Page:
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A Source for Schools

Local techies promote open-source software while benefiting Hawaii schools

Like most sensible people, high school teacher Rudy Lopez had never believed in “something for nothing.” Then again, most people haven’t met R. Scott Belford, founder of the Hawaii Open Source Education Foundation.

Lopez took his computer to Belford, a local technology coordinator, for some basic repairs. During that first meeting, Belford asked Lopez if he’d like to try out some “free software” known as open source. “I basically felt that I’d probably get what I didn’t pay for,” Lopez recalls.

Belford is all too familiar with that perception. Last year, he founded the nonprofit Hawaii Open Source Education Foundation (HOSEF) to dispel such notions about open-source technology and, in the process, provide a valuable resource to Hawaii’s cash-strapped schools.

SHINING A LIGHT: Redemption Academy instructor Rudy Lopez (left) gets tech tips from Ho‘ala Greevy and R. Scott Belford of the Hawaii Open Source Education Foundation.

HOSEF promotes the use of open-source software, which is a cost-saving alternative to operating systems such as Microsoft Windows. The nonprofit solicits computer donations from businesses and individuals, refurbishes the hardware and installs open-source operating systems in those units. The final, revamped product is then donated to a local school or nonprofit. HOSEF also teaches staff how to use these open-source programs and provides continual technical support, all free of charge.

Unlike proprietary systems, open source allows users to access and modify its code freely. Most programs can be downloaded from the Internet for free and users don’t pay any client-licensing fees.

Warren Togami, HOSEF’s chief technology officer, says: “That’s why open source is ideal for schools, because they’re the ones with the tightest budgets.”

Linux is the best-known example of open source. With support from tech titans such as IBM and Intel, Linux has become part of mainstream technology for corporations across the globe. Local companies such as First Hawaiian Bank and Architects Hawaii also use open source.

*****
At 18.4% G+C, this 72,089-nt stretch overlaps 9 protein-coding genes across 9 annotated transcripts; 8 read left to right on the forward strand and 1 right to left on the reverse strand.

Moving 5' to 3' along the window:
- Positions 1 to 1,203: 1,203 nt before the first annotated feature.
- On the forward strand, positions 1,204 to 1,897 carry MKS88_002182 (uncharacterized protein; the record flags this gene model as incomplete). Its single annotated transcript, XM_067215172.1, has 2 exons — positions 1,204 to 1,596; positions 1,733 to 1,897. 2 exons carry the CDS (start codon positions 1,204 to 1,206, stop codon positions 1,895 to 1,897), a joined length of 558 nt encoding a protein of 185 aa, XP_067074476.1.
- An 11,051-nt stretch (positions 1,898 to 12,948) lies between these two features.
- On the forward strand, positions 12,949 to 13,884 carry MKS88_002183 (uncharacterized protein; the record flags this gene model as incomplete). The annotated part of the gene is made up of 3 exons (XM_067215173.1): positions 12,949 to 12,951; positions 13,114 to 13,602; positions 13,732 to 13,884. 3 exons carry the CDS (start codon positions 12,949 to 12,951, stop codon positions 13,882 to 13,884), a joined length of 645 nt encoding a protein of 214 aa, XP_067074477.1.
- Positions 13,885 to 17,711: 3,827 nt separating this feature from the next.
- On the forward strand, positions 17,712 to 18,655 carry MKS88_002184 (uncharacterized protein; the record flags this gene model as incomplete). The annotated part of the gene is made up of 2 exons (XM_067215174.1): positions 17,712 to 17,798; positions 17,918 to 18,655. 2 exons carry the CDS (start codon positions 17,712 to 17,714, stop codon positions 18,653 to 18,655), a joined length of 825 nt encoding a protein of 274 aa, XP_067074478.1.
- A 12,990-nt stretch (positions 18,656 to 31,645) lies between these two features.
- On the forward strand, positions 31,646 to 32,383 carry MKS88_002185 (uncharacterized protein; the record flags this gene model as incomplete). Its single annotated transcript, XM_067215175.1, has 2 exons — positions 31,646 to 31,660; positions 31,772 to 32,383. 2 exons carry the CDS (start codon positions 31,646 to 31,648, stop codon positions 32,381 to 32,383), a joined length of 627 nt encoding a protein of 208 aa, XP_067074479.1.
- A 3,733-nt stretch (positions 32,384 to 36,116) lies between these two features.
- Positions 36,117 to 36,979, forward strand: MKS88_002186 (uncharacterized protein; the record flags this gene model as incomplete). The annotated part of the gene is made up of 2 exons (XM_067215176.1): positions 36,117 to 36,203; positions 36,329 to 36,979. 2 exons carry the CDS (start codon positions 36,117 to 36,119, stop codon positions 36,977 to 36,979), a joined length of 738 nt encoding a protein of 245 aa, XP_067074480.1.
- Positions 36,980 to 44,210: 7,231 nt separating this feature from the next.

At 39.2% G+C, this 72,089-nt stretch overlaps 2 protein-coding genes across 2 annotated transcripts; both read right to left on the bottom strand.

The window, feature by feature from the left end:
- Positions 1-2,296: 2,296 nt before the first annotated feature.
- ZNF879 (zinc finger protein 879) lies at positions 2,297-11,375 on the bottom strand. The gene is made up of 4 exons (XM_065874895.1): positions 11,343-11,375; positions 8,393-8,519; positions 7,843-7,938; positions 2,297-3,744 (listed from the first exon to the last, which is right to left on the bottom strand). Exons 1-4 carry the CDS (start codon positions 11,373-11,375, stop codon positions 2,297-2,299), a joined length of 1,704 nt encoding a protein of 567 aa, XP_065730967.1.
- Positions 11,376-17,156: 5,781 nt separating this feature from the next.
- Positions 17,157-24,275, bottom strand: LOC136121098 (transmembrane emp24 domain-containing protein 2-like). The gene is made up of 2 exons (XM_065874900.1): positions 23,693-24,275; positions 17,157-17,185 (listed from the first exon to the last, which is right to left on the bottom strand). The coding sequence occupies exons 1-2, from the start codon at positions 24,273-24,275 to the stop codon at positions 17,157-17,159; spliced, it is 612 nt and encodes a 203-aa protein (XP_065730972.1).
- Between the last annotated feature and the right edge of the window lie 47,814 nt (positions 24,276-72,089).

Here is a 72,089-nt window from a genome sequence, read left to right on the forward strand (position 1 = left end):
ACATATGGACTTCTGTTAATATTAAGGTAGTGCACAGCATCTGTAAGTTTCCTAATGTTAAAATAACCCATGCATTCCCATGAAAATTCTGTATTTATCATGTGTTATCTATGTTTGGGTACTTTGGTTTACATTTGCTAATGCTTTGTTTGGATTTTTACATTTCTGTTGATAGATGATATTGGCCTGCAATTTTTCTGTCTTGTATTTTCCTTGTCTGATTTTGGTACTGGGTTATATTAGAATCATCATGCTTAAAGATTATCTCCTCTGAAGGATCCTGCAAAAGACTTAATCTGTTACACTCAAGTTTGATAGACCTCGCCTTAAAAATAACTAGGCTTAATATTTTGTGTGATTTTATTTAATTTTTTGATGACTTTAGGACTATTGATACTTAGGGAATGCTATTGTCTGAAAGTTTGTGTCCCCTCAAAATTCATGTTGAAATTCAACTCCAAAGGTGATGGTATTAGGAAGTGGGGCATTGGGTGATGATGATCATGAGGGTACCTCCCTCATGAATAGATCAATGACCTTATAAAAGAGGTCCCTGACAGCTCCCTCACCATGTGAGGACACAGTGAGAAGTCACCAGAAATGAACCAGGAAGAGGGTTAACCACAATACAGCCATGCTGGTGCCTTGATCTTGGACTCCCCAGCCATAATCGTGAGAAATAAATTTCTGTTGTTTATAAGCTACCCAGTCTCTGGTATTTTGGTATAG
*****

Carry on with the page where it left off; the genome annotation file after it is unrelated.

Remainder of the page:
Despite such corporate endorsements, it hasn’t been easy for HOSEF to promote this revolutionary concept. Take Rudy Lopez’ first reaction to Belford’s proposal, for example. But once Lopez tinkered with a few Linux programs, he “immediately fell in love with open source,” he says. So much so that, a few months later, Lopez asked HOSEF to build nine Linux-running computers for his digital-imaging students at Kailua’s Redemption Academy.

“If we had actually bought all of this software for word processing and photo editing, that would’ve cost the school at least $3,500,” Lopez says. HOSEF also donated nine monitors for the school’s new Linux lab.

So far, HOSEF has received more than 125 computers from local individuals and companies, including Finance Factors, Hickam Air Force Base, Haseko Hawaii and Pricebusters.

In addition to Redemption Academy, HOSEF has launched Linux labs at Mid-Pacific Institute and St. John the Baptist.

At the time of this writing, technology coordinator Michael Bishop had just requested 60 computers from HOSEF. He intends to build a Linux lab for ESL and GED students at the McKinley Community School for Adults.

“As all schools are, we’re limited on budget,” Bishop says. “So being able to have 60 computers donated, plus support from the HOSEF community — it kind of blows me away.”

HOSEF’s 25 volunteer members assist school tech coordinators in maintaining their Linux labs. The organization also hosts a free online mailing list, where more than 250 subscribers swap advice on Linux operating systems.

As for Rudy Lopez, he plans to eventually expand his school’s Linux lab, as well as add on more applications. “I’ve really just scratched the surface of what Linux can do,” Lopez says. “This is just the start.”

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